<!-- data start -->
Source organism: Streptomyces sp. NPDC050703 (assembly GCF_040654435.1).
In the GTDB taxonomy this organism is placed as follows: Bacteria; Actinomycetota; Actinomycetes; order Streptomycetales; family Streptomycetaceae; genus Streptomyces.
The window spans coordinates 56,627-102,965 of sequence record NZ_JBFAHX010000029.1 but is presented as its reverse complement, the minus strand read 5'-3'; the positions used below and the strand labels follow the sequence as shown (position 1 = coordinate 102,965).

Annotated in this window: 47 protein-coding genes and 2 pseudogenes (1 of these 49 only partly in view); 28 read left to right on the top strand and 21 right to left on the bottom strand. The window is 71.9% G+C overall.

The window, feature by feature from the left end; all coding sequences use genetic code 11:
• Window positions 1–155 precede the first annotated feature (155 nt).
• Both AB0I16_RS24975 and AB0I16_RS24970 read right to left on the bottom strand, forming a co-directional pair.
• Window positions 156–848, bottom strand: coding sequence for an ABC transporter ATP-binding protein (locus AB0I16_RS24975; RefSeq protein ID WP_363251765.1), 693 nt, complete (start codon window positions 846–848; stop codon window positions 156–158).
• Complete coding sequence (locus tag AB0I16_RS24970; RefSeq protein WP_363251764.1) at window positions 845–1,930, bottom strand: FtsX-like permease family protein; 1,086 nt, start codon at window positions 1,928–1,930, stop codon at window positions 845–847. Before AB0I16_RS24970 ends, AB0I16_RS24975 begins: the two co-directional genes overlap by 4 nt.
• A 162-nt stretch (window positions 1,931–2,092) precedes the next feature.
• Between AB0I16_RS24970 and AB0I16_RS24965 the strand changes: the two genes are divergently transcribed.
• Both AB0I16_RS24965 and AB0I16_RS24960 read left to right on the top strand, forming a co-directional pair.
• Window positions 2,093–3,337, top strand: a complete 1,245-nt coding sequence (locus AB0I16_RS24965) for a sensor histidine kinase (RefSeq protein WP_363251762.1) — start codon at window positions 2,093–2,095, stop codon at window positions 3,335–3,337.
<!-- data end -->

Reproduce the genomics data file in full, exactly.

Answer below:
Source organism: Streptomyces sp. NPDC050703 (assembly GCF_040654435.1).
In the GTDB taxonomy this organism is placed as follows: Bacteria; Actinomycetota; Actinomycetes; order Streptomycetales; family Streptomycetaceae; genus Streptomyces.
The window spans coordinates 56,627-102,965 of sequence record NZ_JBFAHX010000029.1 but is presented as its reverse complement, the minus strand read 5'-3'; the positions used below and the strand labels follow the sequence as shown (position 1 = coordinate 102,965).

Annotated in this window: 47 protein-coding genes and 2 pseudogenes (1 of these 49 only partly in view); 28 read left to right on the top strand and 21 right to left on the bottom strand. The window is 71.9% G+C overall.

The window, feature by feature from the left end; all coding sequences use genetic code 11:
• Window positions 1–155 precede the first annotated feature (155 nt).
• Both AB0I16_RS24975 and AB0I16_RS24970 read right to left on the bottom strand, forming a co-directional pair.
• Window positions 156–848, bottom strand: coding sequence for an ABC transporter ATP-binding protein (locus AB0I16_RS24975; RefSeq protein ID WP_363251765.1), 693 nt, complete (start codon window positions 846–848; stop codon window positions 156–158).
• Complete coding sequence (locus tag AB0I16_RS24970; RefSeq protein WP_363251764.1) at window positions 845–1,930, bottom strand: FtsX-like permease family protein; 1,086 nt, start codon at window positions 1,928–1,930, stop codon at window positions 845–847. Before AB0I16_RS24970 ends, AB0I16_RS24975 begins: the two co-directional genes overlap by 4 nt.
• A 162-nt stretch (window positions 1,931–2,092) precedes the next feature.
• Between AB0I16_RS24970 and AB0I16_RS24965 the strand changes: the two genes are divergently transcribed.
• Both AB0I16_RS24965 and AB0I16_RS24960 read left to right on the top strand, forming a co-directional pair.
• Window positions 2,093–3,337, top strand: a complete 1,245-nt coding sequence (locus AB0I16_RS24965) for a sensor histidine kinase (RefSeq protein WP_363251762.1) — start codon at window positions 2,093–2,095, stop codon at window positions 3,335–3,337.